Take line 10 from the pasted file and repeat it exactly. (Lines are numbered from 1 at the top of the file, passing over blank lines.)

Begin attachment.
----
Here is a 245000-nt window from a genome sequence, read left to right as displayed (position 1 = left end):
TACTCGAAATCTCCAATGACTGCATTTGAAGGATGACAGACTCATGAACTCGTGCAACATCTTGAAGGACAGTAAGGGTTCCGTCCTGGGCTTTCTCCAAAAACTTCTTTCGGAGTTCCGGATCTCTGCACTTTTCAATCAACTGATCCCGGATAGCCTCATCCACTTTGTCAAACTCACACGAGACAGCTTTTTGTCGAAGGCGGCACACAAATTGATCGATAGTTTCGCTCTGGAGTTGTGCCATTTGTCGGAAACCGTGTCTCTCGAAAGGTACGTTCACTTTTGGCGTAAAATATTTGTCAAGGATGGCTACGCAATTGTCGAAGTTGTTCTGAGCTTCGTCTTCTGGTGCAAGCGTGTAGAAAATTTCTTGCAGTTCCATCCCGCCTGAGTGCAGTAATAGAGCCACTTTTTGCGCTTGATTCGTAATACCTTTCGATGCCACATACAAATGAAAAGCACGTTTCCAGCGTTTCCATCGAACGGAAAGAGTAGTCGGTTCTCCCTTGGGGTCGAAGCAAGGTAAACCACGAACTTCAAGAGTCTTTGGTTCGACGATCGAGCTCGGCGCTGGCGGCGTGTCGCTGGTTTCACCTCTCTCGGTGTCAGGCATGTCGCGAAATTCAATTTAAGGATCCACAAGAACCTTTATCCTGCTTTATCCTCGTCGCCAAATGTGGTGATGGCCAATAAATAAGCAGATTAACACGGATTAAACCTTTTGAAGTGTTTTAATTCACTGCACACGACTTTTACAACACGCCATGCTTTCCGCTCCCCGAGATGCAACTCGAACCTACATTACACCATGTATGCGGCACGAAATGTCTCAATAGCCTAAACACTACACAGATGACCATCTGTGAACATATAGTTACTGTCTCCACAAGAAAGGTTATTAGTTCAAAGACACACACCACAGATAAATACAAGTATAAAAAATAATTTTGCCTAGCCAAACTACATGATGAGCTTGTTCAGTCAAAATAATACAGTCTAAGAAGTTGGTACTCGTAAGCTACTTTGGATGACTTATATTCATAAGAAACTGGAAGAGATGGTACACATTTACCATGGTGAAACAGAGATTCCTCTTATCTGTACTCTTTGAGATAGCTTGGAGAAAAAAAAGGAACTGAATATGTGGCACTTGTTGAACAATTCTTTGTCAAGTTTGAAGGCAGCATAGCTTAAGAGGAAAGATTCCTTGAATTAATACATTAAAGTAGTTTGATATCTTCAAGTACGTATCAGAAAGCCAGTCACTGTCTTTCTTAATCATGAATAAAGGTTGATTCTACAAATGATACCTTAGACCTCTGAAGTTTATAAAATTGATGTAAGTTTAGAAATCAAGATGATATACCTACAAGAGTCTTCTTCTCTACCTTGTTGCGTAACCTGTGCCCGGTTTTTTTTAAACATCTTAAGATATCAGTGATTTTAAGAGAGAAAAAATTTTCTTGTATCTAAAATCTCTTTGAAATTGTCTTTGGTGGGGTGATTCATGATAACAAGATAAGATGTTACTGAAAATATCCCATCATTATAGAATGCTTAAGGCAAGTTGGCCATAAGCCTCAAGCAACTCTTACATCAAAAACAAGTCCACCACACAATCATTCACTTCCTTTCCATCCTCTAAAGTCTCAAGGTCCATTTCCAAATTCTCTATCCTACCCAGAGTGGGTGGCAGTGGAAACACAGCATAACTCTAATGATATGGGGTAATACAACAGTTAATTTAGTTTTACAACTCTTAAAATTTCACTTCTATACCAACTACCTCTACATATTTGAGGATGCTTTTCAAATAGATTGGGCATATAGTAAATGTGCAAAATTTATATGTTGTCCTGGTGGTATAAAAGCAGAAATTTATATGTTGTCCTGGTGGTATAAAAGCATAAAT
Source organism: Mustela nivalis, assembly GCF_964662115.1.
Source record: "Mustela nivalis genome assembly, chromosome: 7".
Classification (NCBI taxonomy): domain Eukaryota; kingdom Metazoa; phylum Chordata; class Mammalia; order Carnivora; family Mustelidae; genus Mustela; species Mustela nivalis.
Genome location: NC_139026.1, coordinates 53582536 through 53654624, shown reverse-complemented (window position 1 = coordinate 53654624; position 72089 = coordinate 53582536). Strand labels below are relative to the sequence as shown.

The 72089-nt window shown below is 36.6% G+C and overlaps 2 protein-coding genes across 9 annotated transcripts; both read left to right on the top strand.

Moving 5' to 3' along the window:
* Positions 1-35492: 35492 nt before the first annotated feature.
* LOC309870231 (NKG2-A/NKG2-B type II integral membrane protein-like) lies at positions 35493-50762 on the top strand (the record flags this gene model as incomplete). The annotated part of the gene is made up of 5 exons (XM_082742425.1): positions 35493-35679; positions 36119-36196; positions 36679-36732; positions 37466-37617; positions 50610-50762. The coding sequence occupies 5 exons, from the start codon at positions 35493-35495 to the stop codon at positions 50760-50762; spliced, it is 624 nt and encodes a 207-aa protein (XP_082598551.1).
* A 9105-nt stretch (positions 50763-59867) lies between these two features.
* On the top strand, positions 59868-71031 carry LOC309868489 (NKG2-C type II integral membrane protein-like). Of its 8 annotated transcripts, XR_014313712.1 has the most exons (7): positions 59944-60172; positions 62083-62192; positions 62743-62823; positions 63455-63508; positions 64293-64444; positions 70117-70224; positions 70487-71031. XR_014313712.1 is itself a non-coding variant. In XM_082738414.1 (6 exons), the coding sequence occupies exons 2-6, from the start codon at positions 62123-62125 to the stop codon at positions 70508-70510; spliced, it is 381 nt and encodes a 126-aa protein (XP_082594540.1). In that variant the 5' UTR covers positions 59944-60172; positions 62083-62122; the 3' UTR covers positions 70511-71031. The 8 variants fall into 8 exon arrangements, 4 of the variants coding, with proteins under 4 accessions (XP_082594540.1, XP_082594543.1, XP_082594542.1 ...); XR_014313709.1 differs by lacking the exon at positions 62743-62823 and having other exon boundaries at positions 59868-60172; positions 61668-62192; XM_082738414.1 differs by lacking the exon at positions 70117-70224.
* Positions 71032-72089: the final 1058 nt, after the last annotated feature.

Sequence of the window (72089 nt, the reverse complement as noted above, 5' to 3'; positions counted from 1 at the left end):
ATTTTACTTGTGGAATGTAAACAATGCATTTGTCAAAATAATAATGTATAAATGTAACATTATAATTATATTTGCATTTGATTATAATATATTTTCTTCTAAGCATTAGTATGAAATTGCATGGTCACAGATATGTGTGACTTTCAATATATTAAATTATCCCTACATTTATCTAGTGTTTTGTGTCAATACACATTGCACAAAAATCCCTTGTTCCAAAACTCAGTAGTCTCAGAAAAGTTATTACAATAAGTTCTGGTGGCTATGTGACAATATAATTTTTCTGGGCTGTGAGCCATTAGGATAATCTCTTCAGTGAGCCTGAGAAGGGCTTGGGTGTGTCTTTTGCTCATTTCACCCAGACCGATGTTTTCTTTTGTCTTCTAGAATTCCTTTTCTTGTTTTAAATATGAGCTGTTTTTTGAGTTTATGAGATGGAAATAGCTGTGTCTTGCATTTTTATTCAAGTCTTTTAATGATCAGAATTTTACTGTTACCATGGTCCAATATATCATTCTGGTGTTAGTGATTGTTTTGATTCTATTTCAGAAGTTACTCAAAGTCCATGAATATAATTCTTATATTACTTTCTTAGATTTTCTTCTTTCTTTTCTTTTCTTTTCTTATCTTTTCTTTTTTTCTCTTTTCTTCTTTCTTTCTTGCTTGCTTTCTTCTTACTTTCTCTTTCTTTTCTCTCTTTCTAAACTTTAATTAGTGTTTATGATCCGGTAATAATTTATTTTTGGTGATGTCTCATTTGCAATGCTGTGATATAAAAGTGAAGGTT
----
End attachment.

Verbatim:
* LOC309870231 (NKG2-A/NKG2-B type II integral membrane protein-like) lies at positions 35493-50762 on the top strand (the record flags this gene model as incomplete). The annotated part of the gene is made up of 5 exons (XM_082742425.1): positions 35493-35679; positions 36119-36196; positions 36679-36732; positions 37466-37617; positions 50610-50762. The coding sequence occupies 5 exons, from the start codon at positions 35493-35495 to the stop codon at positions 50760-50762; spliced, it is 624 nt and encodes a 207-aa protein (XP_082598551.1).